To native speakers at the time, it must have sounded like quite a cute phrase. A two-syllable phrase connected to another two-syllable phrase, both sounding almost identical, but with very different meanings, connected with the “ka” conjunction. Just the kind of attention-grabber a good illusionist would want for his act. “Look, before your very eyes, I’ll do what I just described to you…”

Akiva Miller

Handy, have you a cite for that definition? It looks a lot like the one I remember from my Time Life Mysteries of the Unknown books-- I can’t tell for sure since I got rid of them when I was twelve.

Abracadabra is a magic-square word. Reads forward & downward. It’s not quite a palindrome, so it doesn’t read backwards & upwards.


What is a magic-square word? Your demonstration would work with ANY word which begins and ends with the same letter. One such word, “downward”, appears in your post. So I will demonstrate:


Here’s another example:


These supposed “magic squares” seem to be illusions. At first glance it seems like the first letter in each line is moved to the end of the next line. That is not true of the very first lette of the word, which disappears immediately, and does not show up again until the very end.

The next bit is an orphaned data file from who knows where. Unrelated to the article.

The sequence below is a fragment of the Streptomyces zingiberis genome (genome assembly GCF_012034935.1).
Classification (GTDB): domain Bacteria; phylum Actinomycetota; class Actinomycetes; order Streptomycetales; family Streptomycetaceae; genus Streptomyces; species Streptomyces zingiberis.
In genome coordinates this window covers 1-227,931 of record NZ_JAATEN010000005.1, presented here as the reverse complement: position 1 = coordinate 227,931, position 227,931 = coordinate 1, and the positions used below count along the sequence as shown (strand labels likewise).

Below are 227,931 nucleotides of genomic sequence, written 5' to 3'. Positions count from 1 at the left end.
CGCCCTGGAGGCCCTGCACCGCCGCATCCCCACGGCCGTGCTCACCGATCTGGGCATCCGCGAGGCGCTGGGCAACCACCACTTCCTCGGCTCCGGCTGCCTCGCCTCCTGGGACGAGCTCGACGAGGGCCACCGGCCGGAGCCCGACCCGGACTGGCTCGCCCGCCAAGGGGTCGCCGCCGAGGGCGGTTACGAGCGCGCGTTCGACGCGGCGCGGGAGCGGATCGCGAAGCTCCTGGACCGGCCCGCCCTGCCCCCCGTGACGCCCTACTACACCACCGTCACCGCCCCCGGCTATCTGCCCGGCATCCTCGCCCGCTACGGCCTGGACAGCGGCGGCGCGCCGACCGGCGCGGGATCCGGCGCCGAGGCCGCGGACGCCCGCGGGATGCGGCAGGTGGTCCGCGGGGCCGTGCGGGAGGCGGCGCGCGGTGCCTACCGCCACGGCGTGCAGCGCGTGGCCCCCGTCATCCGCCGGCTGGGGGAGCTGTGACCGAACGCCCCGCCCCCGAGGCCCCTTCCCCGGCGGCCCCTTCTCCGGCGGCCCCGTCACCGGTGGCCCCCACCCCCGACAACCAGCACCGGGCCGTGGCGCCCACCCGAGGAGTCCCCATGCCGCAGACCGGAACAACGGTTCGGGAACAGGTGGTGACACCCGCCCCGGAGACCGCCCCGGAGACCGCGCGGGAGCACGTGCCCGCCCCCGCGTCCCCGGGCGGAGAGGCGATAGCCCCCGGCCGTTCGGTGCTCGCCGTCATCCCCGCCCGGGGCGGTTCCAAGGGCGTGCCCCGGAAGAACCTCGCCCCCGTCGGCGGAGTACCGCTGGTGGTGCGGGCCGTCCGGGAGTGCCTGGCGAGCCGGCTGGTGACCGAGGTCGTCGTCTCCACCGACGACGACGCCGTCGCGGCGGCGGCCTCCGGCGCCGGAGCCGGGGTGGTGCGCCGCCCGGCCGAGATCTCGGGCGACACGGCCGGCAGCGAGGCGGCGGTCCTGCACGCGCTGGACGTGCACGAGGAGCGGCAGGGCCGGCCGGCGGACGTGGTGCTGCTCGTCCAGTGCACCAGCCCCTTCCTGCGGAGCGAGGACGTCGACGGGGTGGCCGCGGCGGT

Anyone want further proof? Look at Marie Martinek’s example again. There are five "A"s in “abracadabra”, but except for her first and last lines (and first and last columns, by the way) only four appear.

I think Keeves failed to make his point, which was that the so-called “magic square” word definition advanced by marie isn’t right. In fact, a magic square isn’t usually made of words at all. It is made of a seemingly random assortment of numbers any one row, column or diagonal of which add up to the same total. there is one famous one that uses words:


This can be read out as the same phrase in any direction and translates roughly as “the sower Arepo holds the wheels at work.” Of course, this isn’t exactly sorcerous, and one might point out that the use of a bogus “word” like Arepo is cheating…but it DOES satisfy the definition. Marie’s “squaring” of the word ABRACADABRA does nothing but look neat.

Live a Lush Life
Da Chef

The “Sator Arepo” square has an additional seemingly mysterious property that made it so popular. The letters can be rearranged like this:



Of course, “pater noster” means “Our Father”, A and O stand for The Beginning and The End, and the whole thing is shaped like a cross.


Sorry, that came out wrong because some spaces got deleted: The vertical line of letters is supposed to align with the N so that the whole figure is indeed a cross.


A source for the “Abracadabra” etymology: in “The Book of Words” (Woodstock, VT: Jewish Lights Publishing, 1993, p. 11), Rabbi Lawrence Kushner mentions that “The Aramaic for ‘I create as I speak’ is avara k’dvara, or, in magician’s language, abracadabra.”